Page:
Sunday, 29 April 2012

KJ52 - 'They Like Me' ft. Lecrae



Not my usual cup of tea, but I'm loving these lyrics from Lecrae explaining, with much panache, why race doesn't matter when it comes to the need of salvation:

"I don’t do black music, I don’t do white music,
I do fight music, unified in Christ music,
Lets get right to it, hear the music write to it,
From the context of a black kid fighting through it,
Some folks said it was worldly; it was too good,
Some folks was scared of it; it was too hood.
So I took it to the places who would embrace it,
And sometimes believe it or not it was white faces.
Am I a sellout assimilating what’s in my head?
No I am cyclops homie 'cause all I see is red;
People covered in the blood are my fam,
And we don’t just relate we all related through the Lamb,
My family tree is a lower case 't',
And we are all the same cause you need him like me,
We different but the same and it’s likely,
They just like me that’s probably why they like me"

I also likes the fact that he addresses his haters with the 5th and 6th lines - he's got a point.

Saturday, 28 April 2012

'Slave Trade' - J. Miles (of iSix:5) (EP Review)

I picked up on iSix:5 after Shai Linne tweeted about them – enough of a cosign for me. Shai’s recommendation didn’t disappoint as the group’s music is rich in hermeneutical, theological exegesis of the bible.

On ‘Slave Trade’ iSix:5 member J. Miles continues in the group’s groove as he explores biblical ideas of slavery. The EP’s concept is adhered to closely throughout its 7 tracks and the project avoids the pitfall of becoming repetitive. Whilst the title may conjure up thoughts of civil rights movements, parliamentary reform and ongoing worldwide oppression, the material here delves beyond things of this world into the spiritual realm – everyone is a slave to one thing or another, when one stops being a slave to sin, they become a slave to Christ – a trade takes place. Romans chapter 6 presents the grounding for the teaching of J. Miles and his ‘Slave Trade’ EP:

“Don’t you know that when you offer yourselves to someone as obedient slaves, you are slaves of the one you obey —whether you are slaves to sin, which leads to death, or to obedience, which leads to righteousness?”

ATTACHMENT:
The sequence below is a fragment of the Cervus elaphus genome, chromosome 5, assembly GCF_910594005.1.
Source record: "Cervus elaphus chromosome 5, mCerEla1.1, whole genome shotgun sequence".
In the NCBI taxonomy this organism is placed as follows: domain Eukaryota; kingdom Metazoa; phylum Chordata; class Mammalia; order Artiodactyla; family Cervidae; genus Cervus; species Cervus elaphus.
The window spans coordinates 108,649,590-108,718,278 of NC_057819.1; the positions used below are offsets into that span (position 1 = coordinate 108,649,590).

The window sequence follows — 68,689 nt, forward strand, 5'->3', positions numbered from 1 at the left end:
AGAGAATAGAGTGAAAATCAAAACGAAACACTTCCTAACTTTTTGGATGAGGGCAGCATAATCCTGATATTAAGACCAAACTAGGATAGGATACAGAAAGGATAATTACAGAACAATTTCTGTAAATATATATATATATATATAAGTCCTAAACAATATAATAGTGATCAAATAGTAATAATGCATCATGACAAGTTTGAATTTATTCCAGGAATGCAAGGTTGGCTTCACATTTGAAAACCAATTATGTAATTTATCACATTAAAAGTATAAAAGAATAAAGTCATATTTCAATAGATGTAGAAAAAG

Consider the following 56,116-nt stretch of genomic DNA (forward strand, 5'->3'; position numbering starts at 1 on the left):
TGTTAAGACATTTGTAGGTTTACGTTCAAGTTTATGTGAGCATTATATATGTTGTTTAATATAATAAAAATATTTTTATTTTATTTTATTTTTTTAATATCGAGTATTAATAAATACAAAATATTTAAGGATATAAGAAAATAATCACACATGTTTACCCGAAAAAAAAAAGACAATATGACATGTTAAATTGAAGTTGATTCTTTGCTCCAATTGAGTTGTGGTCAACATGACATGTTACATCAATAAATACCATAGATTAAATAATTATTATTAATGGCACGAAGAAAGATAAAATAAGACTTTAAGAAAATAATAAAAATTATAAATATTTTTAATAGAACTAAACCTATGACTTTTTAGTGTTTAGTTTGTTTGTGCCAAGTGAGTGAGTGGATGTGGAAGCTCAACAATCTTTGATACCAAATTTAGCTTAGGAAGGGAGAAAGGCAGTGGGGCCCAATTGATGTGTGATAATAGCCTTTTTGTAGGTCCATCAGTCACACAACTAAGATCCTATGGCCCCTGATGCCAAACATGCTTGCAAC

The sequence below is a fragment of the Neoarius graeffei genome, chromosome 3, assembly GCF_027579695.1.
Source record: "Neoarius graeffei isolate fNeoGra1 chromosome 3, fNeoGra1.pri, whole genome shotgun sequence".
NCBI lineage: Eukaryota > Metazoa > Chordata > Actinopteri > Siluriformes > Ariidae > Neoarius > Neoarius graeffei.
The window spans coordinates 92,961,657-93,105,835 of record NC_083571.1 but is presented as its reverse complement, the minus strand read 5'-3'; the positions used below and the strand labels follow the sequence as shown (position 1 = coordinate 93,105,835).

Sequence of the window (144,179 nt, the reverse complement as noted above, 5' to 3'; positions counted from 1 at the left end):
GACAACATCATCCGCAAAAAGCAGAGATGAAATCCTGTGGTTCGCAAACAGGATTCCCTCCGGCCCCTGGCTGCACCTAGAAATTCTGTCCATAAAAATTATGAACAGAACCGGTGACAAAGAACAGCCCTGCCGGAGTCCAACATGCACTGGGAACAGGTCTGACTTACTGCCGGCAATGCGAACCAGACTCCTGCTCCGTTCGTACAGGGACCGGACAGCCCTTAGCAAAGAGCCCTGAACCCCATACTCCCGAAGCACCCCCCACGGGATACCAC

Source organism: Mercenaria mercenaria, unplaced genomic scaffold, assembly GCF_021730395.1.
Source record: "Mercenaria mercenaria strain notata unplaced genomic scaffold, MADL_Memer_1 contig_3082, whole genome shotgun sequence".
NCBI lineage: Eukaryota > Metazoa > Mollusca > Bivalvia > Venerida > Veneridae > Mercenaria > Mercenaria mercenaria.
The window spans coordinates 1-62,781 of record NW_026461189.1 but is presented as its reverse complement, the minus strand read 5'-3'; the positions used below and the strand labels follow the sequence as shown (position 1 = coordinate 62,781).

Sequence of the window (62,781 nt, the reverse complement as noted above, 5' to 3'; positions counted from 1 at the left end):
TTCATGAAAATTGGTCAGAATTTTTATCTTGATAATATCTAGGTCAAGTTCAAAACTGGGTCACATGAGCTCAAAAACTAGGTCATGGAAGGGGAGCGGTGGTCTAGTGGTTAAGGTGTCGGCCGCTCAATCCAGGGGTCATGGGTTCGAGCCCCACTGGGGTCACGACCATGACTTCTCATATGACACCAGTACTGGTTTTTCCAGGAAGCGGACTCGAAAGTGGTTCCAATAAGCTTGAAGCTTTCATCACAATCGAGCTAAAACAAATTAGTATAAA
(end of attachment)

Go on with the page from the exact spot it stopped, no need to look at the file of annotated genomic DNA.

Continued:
Closely linked to the concept of slavery is that of adoption. ‘Adoption’ (featuring Barabbas Da Rebel and J. Paul) explains very adeptly how the first readers of the letter to the Romans would have understood the concept of slavery and sonship. J. Miles and Barabbas present a concise history lessons on Roman citizenship and in the process they explain how these words in Romans 8:15 apply to us:

“The Spirit you received does not make you slaves, so that you live in fear again; rather, the Spirit you received brought about your adoption to sonship. And by him we cry, “Abba, Father.”

‘Identical Strangers’ starkly discusses sin and atonement before the summery beat of ‘Keep Your Heart’ (featuring Omri) catches the listener’s ear with its conversation on guarding one’s heart – the fact that J. Miles uses his last verse as an opportunity to reference scripture verses is heartening – here is a rapper striving to be faithful to God’s word, encouraging his listeners follow in the footsteps of the Bereans by testing what he is saying by scripture.

‘Love Letters’ (featuring Leah Smith) is a beautiful track which explains to 3 people (one being J. Miles’ then unborn son) that Jesus loves them and wants to make them new. ‘Kill It For His Glory’ (featuring JG) is a great last song as it encourages us, as slaves to righteousness, to do a good job of it. ‘Why?’ is a spoken word piece which draws together the ideas presented on the EP using scripture; J. Miles explains the gospel clearly and simply without watering down the message.

For what it’s worth, I will continue to champion music of this caliber. As my pastor explained this week, Hip Hop has the potential to convey a great many truths as it is a culture which revolves around using many words to convey meaning – this is why music such as J. Mile’s ‘Slave Trade’ EP must be made and why it should be heard.

Visit the iSix:5 website for more information.

Follow J. Miles on Twitter

Get Slave Trade on iTunes

Saturday, 21 April 2012

'Sinderblock' - Sev Statik & Vinylcologist (EP review)

Another review from yours truly:

"There’s depth to the production and depth to the vocals. Maybe it’s the still-scratchy, warm and familiar-sounding samples of guitar riffs, organ loops and funk breaks. Maybe it’s the un-Boom Bap drum rhythm of the “50 Ways To Leave Your Lover” sample on lead single “Right and Exact.” Maybe it’s Sev’s instantly-likeable tone and precise but laid back flow. Maybe it’s the Beastie Boys vocal samples on “Represent ‘Chall.” I don’t know what it is, but in a short space of time Sev Statik takes things way beyond the shallows, wading through layers of pure Hip Hop components."

Go to SOHH.com for the full review.

Go to Sev Statik's Bandcamp page for the free download!